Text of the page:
And this can be done in a single call,

import tensorflow.contrib.tensorrt as trt

trt_graph = trt.create_inference_graph(
    input_graph_def=frozen_graph,
    outputs=output_names,
    max_batch_size=1,
    max_workspace_size_bytes=1 << 25,
    precision_mode='FP16',
    minimum_segment_size=50
)

The result is also a TensorFlow graph but optimized to run on your Jetson Nano with TensorRT. Let's save it as a single .pb file.

graph_io.write_graph(trt_graph, "./model/",
                     "trt_graph.pb", as_text=False)

Download the TensorRT graph .pb file either from colab or your local machine into your Jetson Nano. You can use scp/sftp to remotely copy the file. For Windows, you can use WinSCP, for Linux/Mac you can try scp/sftp from the command line.

Step 2: Loads TensorRT graph and make predictions

On your Jetson Nano, start a Jupyter Notebook with command jupyter notebook --ip=0.0.0.0 where you have saved the downloaded graph file to ./model/trt_graph.pb. The following code will load the TensorRT graph and make it ready for inferencing.

The output and the input names might be different for your choice of Keras model other than the MobileNetV2.

output_names = ['Logits/Softmax']
input_names = ['input_1']

import tensorflow as tf


def get_frozen_graph(graph_file):
    """Read Frozen Graph file from disk."""
    with tf.gfile.FastGFile(graph_file, "rb") as f:
        graph_def = tf.GraphDef()
        graph_def.ParseFromString(f.read())
    return graph_def


trt_graph = get_frozen_graph('./model/trt_graph.pb')

# Create session and load graph
tf_config = tf.ConfigProto()
tf_config.gpu_options.allow_growth = True
tf_sess = tf.Session(config=tf_config)
tf.import_graph_def(trt_graph, name='')


# Get graph input size
for node in trt_graph.node:
    if 'input_' in node.name:
        size = node.attr['shape'].shape
        image_size = [size.dim[i].size for i in range(1, 4)]
        break
print("image_size: {}".format(image_size))


# input and output tensor names.
input_tensor_name = input_names[0] + ":0"
output_tensor_name = output_names[0] + ":0"

print("input_tensor_name: {}\noutput_tensor_name: {}".format(
    input_tensor_name, output_tensor_name))

output_tensor = tf_sess.graph.get_tensor_by_name(output_tensor_name)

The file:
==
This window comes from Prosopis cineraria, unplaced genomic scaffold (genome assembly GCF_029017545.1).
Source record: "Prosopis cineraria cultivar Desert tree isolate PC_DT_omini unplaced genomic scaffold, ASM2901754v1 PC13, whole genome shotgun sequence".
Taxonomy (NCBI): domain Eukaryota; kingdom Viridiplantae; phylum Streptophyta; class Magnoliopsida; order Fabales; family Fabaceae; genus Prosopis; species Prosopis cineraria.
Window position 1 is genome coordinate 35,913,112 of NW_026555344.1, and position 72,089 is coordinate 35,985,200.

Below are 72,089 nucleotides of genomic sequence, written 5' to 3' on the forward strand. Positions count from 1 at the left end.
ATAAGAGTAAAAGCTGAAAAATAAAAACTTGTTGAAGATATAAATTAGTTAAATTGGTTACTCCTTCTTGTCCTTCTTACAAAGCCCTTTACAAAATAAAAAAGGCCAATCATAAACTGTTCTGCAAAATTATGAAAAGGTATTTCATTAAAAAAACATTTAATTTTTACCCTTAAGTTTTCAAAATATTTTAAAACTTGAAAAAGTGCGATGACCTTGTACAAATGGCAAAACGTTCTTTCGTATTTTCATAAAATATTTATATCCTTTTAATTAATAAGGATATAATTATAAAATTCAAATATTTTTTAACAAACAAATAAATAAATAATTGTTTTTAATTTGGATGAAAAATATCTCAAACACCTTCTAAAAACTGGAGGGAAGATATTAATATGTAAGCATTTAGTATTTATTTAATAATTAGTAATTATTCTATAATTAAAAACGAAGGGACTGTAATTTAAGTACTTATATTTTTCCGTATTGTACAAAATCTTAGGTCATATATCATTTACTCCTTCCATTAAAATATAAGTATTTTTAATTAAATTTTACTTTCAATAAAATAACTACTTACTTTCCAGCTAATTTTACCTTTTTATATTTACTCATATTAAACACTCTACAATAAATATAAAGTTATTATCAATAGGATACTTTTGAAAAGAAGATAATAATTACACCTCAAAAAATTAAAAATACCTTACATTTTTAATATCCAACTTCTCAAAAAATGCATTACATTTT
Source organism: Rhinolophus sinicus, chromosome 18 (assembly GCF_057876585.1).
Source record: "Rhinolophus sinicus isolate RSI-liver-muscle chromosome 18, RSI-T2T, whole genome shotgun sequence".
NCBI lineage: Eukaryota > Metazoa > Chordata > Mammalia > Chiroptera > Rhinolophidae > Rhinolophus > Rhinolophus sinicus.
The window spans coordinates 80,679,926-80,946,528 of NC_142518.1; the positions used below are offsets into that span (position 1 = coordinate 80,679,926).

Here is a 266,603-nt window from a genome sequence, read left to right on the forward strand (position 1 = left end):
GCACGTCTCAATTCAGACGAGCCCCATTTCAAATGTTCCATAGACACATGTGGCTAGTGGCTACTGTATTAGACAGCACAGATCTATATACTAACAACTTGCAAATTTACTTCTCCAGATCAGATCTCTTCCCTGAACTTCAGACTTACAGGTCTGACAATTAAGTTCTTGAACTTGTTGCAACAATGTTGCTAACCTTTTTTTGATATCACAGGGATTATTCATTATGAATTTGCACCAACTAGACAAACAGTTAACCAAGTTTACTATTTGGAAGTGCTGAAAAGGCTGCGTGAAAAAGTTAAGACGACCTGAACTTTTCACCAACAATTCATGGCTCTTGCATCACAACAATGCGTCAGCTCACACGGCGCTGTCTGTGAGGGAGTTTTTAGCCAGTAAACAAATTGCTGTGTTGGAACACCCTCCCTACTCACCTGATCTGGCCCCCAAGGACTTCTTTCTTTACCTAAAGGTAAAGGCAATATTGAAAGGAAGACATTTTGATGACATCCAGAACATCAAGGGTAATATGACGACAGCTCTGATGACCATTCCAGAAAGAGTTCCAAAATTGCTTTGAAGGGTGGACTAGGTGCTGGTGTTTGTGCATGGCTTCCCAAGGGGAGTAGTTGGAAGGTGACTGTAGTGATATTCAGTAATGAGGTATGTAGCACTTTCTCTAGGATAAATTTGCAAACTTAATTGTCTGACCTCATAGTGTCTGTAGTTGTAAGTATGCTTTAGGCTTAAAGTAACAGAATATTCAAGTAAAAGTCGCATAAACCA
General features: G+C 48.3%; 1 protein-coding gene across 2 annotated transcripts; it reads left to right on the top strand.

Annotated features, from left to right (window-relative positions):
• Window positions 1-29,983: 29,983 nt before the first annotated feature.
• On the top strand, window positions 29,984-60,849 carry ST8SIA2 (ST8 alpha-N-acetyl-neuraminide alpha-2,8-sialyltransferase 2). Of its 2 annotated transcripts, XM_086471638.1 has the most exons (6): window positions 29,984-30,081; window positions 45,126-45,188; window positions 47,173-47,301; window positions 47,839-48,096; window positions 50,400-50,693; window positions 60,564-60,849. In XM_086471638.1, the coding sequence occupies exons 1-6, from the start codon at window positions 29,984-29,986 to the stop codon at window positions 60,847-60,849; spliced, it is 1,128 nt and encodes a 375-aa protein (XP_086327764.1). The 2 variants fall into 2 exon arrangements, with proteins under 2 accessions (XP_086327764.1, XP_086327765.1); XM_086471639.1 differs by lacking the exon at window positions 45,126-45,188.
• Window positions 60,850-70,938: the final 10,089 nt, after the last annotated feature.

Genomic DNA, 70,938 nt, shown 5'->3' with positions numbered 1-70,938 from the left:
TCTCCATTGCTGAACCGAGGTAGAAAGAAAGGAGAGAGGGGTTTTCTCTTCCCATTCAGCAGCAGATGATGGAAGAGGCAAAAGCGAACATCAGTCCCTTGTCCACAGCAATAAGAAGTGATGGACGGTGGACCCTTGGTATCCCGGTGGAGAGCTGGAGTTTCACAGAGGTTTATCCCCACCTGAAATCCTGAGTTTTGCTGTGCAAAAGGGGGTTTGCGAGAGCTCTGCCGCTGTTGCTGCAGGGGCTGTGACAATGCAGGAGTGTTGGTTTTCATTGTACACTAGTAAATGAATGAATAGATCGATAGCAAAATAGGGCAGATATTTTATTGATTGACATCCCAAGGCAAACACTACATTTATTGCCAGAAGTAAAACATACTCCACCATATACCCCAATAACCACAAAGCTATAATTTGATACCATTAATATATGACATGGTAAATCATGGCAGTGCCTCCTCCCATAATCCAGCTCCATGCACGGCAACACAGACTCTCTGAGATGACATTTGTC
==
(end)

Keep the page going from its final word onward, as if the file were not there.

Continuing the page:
Now, we can make a prediction with an elephant picture and see if the model gets it correctly.

from tensorflow.keras.preprocessing import image
from tensorflow.keras.applications.mobilenet_v2 import preprocess_input, decode_predictions

# Optional image to test model prediction.
img_path = './data/elephant.jpg'

img = image.load_img(img_path, target_size=image_size[:2])
x = image.img_to_array(img)
x = np.expand_dims(x, axis=0)
x = preprocess_input(x)

feed_dict = {
    input_tensor_name: x
}
preds = tf_sess.run(output_tensor, feed_dict)

# decode the results into a list of tuples (class, description, probability)
# (one such list for each sample in the batch)
print('Predicted:', decode_predictions(preds, top=3)[0])

Benchmark results

Let's run the inferencing several times and see how fast it can go.

import time
times = []
for i in range(20):
    start_time = time.time()
    one_prediction = tf_sess.run(output_tensor, feed_dict)
    delta = (time.time() - start_time)
    times.append(delta)
mean_delta = np.array(times).mean()
fps = 1 / mean_delta
print('average(sec):{:.2f},fps:{:.2f}'.format(mean_delta, fps))

It got a 27.18 FPS which can be considered prediction in real time. In addition, the Keras model can inference at 60 FPS on Colab's Tesla K80 GPU, which is twice as fast as Jetson Nano, but that is a data center card.

Conclusion and Further reading

In this tutorial, we walked through how to convert, optimized your Keras image classification model with TensorRT and run inference on the Jetson Nano dev kit. Now, try another Keras ImageNet model or your custom model, connect a USB webcam/ Raspberry Pi camera to it and do a real-time prediction demo, be sure to share your results with us in the comments below.

In the future, we will look into running models for other applications, such as object detection. If you are interested in other affordable edge computing options, check out my previous post, how to run Keras model inference x3 times faster with CPU and Intel OpenVINO also works for Movidius neural compute stick on Linux/Windows and Raspberry Pi.

The source code for this tutorial is available on my GitHub repo. You can also skip the step 1 model conversion and download the trt_graph.pb file directly from the GitHub repo releases.